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Chapter 2. Words and word classes. What’s in this chapter?. Please look at the list of topics on page 12. How many topics are in this chapter? Well, really just 2….the introduction introduces the 2 and then they are covered in detail. 1. Lexical word classes 2. Function word classes

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chapter 2

Chapter 2

Words and word classes

what s in this chapter
What’s in this chapter?
  • Please look at the list of topics on page 12. How many topics are in this chapter?
  • Well, really just 2….the introduction introduces the 2 and then they are covered in detail.
    • 1. Lexical word classes
    • 2. Function word classes
  • Now, flip through the chapter to see the headings and to get a sense of how much space & time & information is associated with each of the major chunks.
section reviews
Section Reviews
  • Notice that reviews are given at the end of each chapter chunk.
    • Page 20
    • Page 25-26
    • Page 36
  • I like to read those before reading the sections…to get a feel for what’s in the sections.
  • They pack a lot into the introduction.
  • Here are the most important things to understand right now before reading the rest of the chapter:
    • Morpheme and morphology
    • Syntax
    • Clause vs. Sentence
morphemes morphology
Morphemes & Morphology
  • Morpheme is the technical name for the bits and pieces that make up words.
    • Stems
    • Prefixes
    • Suffixes
    • Not individual sounds or letters but the small meaningful pieces that are combined to make words
  • Morphology is the study of morphemes.
  • Syntax is the technical name for studying how words are combined into larger units.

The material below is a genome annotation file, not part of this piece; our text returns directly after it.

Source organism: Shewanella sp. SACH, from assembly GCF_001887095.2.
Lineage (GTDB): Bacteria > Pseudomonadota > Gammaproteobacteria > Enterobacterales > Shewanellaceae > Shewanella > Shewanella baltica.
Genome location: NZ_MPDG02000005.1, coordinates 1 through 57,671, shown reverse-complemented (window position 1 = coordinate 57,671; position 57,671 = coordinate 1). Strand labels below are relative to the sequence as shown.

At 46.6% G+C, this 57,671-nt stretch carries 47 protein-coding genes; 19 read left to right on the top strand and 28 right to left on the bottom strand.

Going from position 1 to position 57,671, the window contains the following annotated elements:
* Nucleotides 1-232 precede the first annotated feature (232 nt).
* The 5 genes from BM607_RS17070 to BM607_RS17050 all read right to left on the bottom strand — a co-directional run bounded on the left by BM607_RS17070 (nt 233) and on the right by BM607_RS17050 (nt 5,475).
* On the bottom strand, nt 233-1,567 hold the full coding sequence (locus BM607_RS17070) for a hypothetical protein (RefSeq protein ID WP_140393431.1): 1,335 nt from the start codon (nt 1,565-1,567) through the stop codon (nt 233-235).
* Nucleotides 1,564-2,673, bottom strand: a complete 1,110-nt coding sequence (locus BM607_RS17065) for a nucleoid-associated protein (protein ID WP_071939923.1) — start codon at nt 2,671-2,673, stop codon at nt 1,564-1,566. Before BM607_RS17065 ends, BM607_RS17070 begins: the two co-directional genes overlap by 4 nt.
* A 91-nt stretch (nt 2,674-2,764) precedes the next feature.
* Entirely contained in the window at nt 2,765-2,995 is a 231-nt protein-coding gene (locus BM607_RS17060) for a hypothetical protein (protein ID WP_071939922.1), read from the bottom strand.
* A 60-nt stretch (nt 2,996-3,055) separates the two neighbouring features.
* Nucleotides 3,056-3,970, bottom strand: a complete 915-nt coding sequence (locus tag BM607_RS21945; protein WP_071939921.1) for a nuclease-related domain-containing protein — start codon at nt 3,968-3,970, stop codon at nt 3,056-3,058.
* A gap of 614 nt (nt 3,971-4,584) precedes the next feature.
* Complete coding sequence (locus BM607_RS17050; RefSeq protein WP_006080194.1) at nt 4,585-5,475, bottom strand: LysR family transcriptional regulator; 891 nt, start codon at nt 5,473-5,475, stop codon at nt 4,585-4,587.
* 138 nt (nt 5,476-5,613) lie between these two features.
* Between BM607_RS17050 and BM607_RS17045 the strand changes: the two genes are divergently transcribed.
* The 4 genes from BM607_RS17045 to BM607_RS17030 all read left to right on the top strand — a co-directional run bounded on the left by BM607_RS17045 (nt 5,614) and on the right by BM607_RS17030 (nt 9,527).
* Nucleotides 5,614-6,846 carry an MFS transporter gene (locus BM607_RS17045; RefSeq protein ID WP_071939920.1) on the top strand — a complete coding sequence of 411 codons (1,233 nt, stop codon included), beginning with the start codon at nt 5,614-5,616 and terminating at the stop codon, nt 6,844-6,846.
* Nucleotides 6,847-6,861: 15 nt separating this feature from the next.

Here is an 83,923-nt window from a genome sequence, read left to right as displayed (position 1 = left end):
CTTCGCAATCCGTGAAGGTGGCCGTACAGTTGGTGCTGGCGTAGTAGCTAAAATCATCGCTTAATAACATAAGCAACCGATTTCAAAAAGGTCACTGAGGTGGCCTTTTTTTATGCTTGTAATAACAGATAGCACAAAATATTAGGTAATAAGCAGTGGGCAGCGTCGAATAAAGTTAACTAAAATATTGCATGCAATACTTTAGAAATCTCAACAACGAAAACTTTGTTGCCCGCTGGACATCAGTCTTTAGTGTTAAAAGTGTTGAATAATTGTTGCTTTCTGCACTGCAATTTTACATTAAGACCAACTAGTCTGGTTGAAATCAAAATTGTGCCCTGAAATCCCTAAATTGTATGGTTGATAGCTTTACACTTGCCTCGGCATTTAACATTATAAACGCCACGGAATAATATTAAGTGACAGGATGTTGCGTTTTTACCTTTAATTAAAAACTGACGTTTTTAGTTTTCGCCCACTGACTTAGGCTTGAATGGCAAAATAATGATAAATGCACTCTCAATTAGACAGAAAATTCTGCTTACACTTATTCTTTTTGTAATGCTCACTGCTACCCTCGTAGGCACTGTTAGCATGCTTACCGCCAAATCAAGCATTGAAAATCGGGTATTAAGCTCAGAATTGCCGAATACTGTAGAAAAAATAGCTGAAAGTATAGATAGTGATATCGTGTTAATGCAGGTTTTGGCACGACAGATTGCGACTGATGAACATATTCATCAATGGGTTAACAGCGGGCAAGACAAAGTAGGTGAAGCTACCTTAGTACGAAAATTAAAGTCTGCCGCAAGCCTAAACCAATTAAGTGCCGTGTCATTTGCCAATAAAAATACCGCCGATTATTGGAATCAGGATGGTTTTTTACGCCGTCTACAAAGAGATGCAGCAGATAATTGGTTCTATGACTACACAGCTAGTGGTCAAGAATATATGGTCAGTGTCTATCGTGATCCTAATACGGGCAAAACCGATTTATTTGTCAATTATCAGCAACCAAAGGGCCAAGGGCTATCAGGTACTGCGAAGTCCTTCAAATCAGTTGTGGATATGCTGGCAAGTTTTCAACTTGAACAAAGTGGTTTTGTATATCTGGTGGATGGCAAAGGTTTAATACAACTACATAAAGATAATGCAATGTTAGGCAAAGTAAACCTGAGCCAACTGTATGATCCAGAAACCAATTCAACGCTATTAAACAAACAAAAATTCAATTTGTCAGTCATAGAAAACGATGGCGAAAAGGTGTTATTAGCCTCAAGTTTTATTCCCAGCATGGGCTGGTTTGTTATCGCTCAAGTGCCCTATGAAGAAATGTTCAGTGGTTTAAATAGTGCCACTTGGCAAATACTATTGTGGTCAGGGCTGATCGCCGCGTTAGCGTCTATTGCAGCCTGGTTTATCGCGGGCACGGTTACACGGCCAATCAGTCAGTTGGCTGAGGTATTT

• Phrases
    • Clauses
    • Sentences
  • Semantics is the study of meaning.
  • Grammar is usually organized into morphology, syntax, and semantics.
the layers of language
The layers of language
  • Look at the chart on page 13. They want us to understand that language can be studied in terms of various inter-related levels.
  • The top: discourse. Whole pieces of communication…a conversation, an email, a novel…..
  • At the bottom: sounds and spelling.
  • In the middle:
    • Clauses
    • Phrases
    • Words
    • Morphemes
what you really need to understand about words right now
What you really need to understand about words right now
  • It’s easier to give an example of what we mean when we talk about words, than to give an abstract definition.
  • Words are often in related groups of words. These groups are called “lexemes”: write, wrote, written, writing, writer, writers
  • Type and token: It’s a shame that these two words sound so much alike…that makes it difficult for some of us to remember which means what! But it’s worth learning because they give teachers important information.